For someone who cut his teeth in the family business as the suave, media face of a large and controversial group, Anil Ambani is an amazingly angry man these days.
He is making enemies of the media, politicians and business partners with rare determination, even as the business empire that he wrested from his brother, Mukesh Ambani, after a horrendous public war, appears to be crumbling. The group has lost 68% in market value
—or Rs47,300 crore—in the past 12 months.
Anil Ambani’s role in the Rafale jet purchase deal—which is now as controversial as Bofors—is where he seems to have gone completely ballistic. According to reports, the defamation suits
, filed against media houses, journalists and nine Congress Party functionaries, had added up to a phenomenal Rs75,000 crore in the past one year.
Apart from suing those who wrote about his role in the Rafale deal, there are defamation suits filed over the sale of his electricity distribution company to the Gautam Adani group and the sale of telecom assets to Mukesh Ambani which has now fallen through. The demand for damages in each of these cases has ranged from Rs1,000 crore to as much as Rs10,000 crore. The numbers alone are enough to warrant a serious debate on defamation as an exercise to gag the media or suppress negative information.
All this has serious implications for investors, especially those whose money goes into the capital market through mutual funds (MFs) and pension funds. Investors depend on expert fund managers and analysts to be alert, on top of developments and act quickly, to protect their wealth. What if they are prevented from doing their fiduciary duties to act in a fair and free manner? And who decides whether an action to sell shares in the market is negative and malicious at any particular time or proper and in investor interest?
We have two such situations here. Last week, I wrote about the Essel/Zee
group where lenders (including MFs that had no business to lend against promoters’ shares) have done a risky deal, ostensibly to protect investor interest. They have jointly agreed to desist from selling shares pledged by Subhash Chandra for a few months, giving him time to raise funds through a strategic investor who could hold as much as 50% of the equity. Since the regulator is silent about the deal, we have no idea whether it will actually proceed as hoped by the, so-called, committee of lenders.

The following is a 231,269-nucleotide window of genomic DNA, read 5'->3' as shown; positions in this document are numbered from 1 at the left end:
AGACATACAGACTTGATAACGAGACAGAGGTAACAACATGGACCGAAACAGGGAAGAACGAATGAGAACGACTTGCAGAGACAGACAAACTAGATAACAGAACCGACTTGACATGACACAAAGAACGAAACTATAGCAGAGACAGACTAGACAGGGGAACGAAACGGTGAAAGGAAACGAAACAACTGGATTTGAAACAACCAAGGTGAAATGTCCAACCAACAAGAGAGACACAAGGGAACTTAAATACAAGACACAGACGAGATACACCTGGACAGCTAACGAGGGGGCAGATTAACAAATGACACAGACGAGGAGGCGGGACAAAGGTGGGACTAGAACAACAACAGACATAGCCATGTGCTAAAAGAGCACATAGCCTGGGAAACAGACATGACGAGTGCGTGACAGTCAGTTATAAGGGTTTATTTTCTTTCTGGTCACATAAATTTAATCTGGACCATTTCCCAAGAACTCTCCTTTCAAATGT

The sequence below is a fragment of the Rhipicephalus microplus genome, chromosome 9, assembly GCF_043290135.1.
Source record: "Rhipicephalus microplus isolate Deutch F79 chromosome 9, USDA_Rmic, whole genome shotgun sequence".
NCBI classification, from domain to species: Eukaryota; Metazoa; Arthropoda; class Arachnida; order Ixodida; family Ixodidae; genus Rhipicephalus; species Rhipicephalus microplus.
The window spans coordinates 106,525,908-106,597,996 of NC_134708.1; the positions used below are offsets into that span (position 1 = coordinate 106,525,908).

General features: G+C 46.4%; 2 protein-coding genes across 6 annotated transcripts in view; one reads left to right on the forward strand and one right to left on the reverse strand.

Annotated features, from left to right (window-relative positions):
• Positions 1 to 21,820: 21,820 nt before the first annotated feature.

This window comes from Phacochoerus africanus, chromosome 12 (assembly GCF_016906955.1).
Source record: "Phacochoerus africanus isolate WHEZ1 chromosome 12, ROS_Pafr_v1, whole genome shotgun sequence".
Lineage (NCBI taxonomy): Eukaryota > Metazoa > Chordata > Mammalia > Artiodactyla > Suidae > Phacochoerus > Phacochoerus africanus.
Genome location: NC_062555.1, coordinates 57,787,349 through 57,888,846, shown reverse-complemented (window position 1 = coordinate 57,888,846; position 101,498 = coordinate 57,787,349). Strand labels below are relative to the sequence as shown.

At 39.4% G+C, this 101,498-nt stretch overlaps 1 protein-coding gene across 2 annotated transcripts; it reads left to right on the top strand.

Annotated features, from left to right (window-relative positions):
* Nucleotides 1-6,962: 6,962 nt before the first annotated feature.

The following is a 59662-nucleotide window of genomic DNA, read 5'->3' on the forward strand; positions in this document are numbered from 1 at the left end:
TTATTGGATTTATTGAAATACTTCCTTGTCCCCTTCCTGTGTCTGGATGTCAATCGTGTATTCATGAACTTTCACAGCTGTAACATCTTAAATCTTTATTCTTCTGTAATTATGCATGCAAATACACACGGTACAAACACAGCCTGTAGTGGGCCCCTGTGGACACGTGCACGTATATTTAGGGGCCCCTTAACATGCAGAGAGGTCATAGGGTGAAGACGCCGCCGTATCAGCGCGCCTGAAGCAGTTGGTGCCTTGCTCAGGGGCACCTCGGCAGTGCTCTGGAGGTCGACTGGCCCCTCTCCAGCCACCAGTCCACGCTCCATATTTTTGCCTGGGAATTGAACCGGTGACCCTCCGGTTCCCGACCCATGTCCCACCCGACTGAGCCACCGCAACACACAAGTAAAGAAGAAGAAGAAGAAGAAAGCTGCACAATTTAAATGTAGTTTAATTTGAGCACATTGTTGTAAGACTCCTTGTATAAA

Meanwhile, the failure of the Reserve Bank of India (RBI) to act against the over-leveraged Infrastructure Leasing and Financial Services (IL&FS) for two years and allowing it to create a complex maze of companies and subsidiaries has jeopardised the savings of MF and provident fund investors. Yet, the regulator has not been held accountable and the founding cabal, responsible for inflicting huge losses on investors, appears to be getting away lightly.
It is in this context that we need to look at the litigation and notices exchanged between the Anil Ambani group and Edelweiss (specifically ECL Finance Ltd, a debenture-holding company) with whom he had pledged shares of Reliance Power Ltd (RPL).
Edelweiss has been accused hammering the price of Ambani shares by invoking the pledge on them which, allegedly, amounted to dumping shares in the market, instead of trying to get the best prices for them. Did Edelweiss really have a choice?
On 1st February, Reliance Communications (RCom) filed for bankruptcy after its Rs23,000-crore deal with Mukesh Ambani, for sale of telecom equipment, which was seen as a lifeline for the beleaguered group, had fallen through.
Meanwhile, its creditor Ericsson India Limited had filed three insolvency petitions demanding jail time for Anil Ambani for failure to repay its outstandings. On 13th February, the Supreme Court heard and reserved judgement on the issue. Ericsson argued in Court that Mr Ambani had issued a personal guarantee against the borrowing which was independent of his ability to sell RCom shares.